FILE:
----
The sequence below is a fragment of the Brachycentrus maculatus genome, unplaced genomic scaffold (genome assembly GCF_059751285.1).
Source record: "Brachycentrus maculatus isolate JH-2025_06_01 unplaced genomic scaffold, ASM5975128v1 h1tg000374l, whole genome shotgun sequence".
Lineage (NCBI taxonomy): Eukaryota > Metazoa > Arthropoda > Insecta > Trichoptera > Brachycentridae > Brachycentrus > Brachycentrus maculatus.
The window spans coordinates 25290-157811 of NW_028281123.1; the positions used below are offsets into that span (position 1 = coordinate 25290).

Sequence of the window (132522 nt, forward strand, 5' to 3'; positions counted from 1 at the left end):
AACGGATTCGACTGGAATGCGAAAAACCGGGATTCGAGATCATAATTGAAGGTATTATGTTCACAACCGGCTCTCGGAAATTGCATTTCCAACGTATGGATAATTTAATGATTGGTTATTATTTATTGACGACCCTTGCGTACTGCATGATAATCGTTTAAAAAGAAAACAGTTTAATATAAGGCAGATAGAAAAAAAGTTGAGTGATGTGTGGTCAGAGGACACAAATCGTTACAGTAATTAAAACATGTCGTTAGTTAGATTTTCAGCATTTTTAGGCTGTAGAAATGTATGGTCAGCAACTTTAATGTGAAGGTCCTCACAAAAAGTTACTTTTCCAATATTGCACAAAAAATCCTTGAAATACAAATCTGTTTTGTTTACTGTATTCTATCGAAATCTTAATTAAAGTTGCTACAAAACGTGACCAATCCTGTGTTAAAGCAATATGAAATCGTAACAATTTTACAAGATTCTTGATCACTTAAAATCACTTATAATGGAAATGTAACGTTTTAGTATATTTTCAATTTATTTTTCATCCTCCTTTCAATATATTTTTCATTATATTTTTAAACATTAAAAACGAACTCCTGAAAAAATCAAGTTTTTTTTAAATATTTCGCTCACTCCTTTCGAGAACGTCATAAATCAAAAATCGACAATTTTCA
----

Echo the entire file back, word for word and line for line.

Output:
The sequence below is a fragment of the Brachycentrus maculatus genome, unplaced genomic scaffold (genome assembly GCF_059751285.1).
Source record: "Brachycentrus maculatus isolate JH-2025_06_01 unplaced genomic scaffold, ASM5975128v1 h1tg000374l, whole genome shotgun sequence".
Lineage (NCBI taxonomy): Eukaryota > Metazoa > Arthropoda > Insecta > Trichoptera > Brachycentridae > Brachycentrus > Brachycentrus maculatus.
The window spans coordinates 25290-157811 of NW_028281123.1; the positions used below are offsets into that span (position 1 = coordinate 25290).

Sequence of the window (132522 nt, forward strand, 5' to 3'; positions counted from 1 at the left end):
AACGGATTCGACTGGAATGCGAAAAACCGGGATTCGAGATCATAATTGAAGGTATTATGTTCACAACCGGCTCTCGGAAATTGCATTTCCAACGTATGGATAATTTAATGATTGGTTATTATTTATTGACGACCCTTGCGTACTGCATGATAATCGTTTAAAAAGAAAACAGTTTAATATAAGGCAGATAGAAAAAAAGTTGAGTGATGTGTGGTCAGAGGACACAAATCGTTACAGTAATTAAAACATGTCGTTAGTTAGATTTTCAGCATTTTTAGGCTGTAGAAATGTATGGTCAGCAACTTTAATGTGAAGGTCCTCACAAAAAGTTACTTTTCCAATATTGCACAAAAAATCCTTGAAATACAAATCTGTTTTGTTTACTGTATTCTATCGAAATCTTAATTAAAGTTGCTACAAAACGTGACCAATCCTGTGTTAAAGCAATATGAAATCGTAACAATTTTACAAGATTCTTGATCACTTAAAATCACTTATAATGGAAATGTAACGTTTTAGTATATTTTCAATTTATTTTTCATCCTCCTTTCAATATATTTTTCATTATATTTTTAAACATTAAAAACGAACTCCTGAAAAAATCAAGTTTTTTTTAAATATTTCGCTCACTCCTTTCGAGAACGTCATAAATCAAAAATCGACAATTTTCA